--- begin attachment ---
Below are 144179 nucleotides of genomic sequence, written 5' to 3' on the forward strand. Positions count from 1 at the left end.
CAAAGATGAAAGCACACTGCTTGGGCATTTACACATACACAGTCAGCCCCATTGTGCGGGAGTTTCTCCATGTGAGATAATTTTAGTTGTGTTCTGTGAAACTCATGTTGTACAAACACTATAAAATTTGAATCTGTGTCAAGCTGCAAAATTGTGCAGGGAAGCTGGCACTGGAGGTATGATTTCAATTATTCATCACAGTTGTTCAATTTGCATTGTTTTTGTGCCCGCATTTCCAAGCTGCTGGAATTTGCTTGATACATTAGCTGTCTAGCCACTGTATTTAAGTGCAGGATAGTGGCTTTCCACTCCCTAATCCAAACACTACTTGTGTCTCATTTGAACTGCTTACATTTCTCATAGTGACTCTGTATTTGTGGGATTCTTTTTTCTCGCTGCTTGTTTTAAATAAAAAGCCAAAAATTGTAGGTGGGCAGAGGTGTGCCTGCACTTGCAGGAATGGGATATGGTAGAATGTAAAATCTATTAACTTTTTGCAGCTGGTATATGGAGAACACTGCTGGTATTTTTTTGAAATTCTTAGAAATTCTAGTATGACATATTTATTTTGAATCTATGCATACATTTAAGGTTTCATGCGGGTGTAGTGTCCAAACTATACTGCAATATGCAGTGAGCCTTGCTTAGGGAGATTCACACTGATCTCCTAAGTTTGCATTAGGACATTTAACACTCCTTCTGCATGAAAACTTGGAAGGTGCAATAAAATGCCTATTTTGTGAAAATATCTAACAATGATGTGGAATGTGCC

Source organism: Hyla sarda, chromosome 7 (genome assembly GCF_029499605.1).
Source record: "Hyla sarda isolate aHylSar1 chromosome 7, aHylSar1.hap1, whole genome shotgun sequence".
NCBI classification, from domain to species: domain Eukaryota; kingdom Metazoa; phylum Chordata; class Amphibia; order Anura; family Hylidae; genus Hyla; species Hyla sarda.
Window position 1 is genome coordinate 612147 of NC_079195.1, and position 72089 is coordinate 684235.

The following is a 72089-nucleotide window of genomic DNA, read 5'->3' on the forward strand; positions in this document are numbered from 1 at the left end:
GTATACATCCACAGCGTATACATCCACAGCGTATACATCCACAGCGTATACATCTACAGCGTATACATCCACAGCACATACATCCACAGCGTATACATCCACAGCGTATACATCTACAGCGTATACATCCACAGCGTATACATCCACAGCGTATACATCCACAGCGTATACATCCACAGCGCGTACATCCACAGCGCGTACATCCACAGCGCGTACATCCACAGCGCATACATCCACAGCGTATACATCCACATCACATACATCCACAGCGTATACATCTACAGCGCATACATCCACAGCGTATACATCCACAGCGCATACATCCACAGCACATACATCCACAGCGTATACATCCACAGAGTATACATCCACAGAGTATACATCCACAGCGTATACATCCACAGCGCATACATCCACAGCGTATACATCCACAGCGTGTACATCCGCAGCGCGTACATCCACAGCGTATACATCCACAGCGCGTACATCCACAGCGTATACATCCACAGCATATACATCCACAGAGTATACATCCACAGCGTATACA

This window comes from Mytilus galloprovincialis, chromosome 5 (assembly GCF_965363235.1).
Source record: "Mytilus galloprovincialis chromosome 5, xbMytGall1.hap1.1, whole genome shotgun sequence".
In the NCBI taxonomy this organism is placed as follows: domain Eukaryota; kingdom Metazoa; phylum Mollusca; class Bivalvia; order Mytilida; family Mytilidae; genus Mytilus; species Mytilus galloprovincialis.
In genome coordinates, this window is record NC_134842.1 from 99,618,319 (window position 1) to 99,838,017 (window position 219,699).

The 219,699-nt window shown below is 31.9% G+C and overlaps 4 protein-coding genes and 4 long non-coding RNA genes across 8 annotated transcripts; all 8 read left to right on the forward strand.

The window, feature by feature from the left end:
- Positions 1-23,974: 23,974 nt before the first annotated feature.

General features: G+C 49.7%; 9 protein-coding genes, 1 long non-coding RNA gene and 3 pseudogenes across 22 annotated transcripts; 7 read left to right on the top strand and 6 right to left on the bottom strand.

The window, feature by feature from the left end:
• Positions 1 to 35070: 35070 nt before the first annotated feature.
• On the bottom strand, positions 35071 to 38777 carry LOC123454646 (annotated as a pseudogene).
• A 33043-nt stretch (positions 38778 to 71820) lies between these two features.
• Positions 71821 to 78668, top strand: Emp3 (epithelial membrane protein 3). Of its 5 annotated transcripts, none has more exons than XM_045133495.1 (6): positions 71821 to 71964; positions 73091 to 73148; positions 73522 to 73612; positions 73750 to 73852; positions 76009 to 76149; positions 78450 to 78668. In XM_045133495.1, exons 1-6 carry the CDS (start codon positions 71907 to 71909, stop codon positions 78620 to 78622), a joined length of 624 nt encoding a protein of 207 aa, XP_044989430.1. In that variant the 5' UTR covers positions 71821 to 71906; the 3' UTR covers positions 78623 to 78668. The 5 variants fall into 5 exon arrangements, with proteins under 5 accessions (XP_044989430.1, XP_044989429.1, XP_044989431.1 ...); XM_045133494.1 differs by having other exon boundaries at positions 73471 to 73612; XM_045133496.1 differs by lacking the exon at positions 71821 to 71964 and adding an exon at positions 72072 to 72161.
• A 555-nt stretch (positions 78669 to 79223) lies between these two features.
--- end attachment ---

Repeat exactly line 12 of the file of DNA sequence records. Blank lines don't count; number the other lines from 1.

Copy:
In genome coordinates, this window is record NC_134842.1 from 99,618,319 (window position 1) to 99,838,017 (window position 219,699).